McFame? No Thanks.

“In the future everyone will be world-famous for 15 minutes,” predicted Andy Warhol, in 1968. The social media have given wings to that prediction. It’s become easier to achieve “fame” than ever before.

And precisely because anyone can take a crack at being a “cewebrity,” (the state of being famous on the Internet), thanks to a Tumblr blog or a YouTube channel, it seems all the less desirable a goal to pursue, says marketing guru, Jack Meyers, in his new book, “Hooked Up.”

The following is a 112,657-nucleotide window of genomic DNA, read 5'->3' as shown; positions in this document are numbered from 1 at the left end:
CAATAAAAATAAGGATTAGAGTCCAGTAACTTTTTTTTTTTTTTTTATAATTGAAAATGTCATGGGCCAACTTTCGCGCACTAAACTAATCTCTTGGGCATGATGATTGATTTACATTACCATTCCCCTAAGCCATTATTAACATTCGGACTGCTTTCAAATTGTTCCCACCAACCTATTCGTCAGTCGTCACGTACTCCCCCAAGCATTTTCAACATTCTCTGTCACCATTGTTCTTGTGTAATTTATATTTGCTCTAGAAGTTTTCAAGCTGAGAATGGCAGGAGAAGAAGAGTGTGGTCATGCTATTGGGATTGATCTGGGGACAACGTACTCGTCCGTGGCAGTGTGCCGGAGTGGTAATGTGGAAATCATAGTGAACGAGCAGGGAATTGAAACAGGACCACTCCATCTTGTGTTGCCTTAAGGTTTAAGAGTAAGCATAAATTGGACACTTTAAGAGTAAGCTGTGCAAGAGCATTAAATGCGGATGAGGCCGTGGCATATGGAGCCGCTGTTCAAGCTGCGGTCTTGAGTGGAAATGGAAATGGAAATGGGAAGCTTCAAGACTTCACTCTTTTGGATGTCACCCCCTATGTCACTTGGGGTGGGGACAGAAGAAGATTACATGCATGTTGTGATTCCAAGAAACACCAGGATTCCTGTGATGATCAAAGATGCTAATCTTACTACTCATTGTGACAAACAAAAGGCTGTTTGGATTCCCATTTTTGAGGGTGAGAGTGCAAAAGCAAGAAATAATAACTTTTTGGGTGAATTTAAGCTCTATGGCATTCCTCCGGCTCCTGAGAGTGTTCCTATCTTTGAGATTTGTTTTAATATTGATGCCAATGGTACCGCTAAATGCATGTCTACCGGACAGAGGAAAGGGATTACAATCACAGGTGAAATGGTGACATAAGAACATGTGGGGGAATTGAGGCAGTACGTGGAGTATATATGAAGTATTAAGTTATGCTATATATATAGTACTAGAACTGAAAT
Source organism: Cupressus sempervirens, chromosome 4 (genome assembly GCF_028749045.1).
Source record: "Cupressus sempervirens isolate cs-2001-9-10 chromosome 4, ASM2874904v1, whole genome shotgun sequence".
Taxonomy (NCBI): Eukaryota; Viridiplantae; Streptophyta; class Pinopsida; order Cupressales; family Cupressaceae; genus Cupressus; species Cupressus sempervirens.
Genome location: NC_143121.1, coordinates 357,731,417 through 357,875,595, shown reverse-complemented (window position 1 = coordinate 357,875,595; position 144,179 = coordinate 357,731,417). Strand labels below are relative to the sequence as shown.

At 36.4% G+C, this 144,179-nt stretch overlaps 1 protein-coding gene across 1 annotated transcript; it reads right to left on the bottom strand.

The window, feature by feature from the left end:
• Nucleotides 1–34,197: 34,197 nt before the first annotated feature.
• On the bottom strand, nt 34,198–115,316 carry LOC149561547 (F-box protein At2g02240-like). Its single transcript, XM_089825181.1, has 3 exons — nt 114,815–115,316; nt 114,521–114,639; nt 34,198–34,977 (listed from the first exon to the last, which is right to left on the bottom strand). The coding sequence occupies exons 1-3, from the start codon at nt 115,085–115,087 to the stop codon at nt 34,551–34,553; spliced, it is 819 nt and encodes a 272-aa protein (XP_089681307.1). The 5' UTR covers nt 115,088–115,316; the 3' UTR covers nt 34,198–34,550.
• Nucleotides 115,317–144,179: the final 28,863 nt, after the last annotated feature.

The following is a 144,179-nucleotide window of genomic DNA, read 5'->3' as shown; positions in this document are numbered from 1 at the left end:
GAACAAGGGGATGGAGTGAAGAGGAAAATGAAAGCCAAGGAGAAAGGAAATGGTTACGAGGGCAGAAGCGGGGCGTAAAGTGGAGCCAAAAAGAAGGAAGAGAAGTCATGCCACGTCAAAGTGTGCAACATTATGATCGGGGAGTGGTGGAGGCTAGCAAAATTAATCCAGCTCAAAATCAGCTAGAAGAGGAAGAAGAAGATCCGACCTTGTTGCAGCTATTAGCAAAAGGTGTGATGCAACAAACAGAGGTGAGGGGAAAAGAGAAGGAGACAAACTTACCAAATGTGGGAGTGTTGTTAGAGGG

Why? Because such “fame” spreads among a relative few; is ephemeral; and is monetarily unrewarding.


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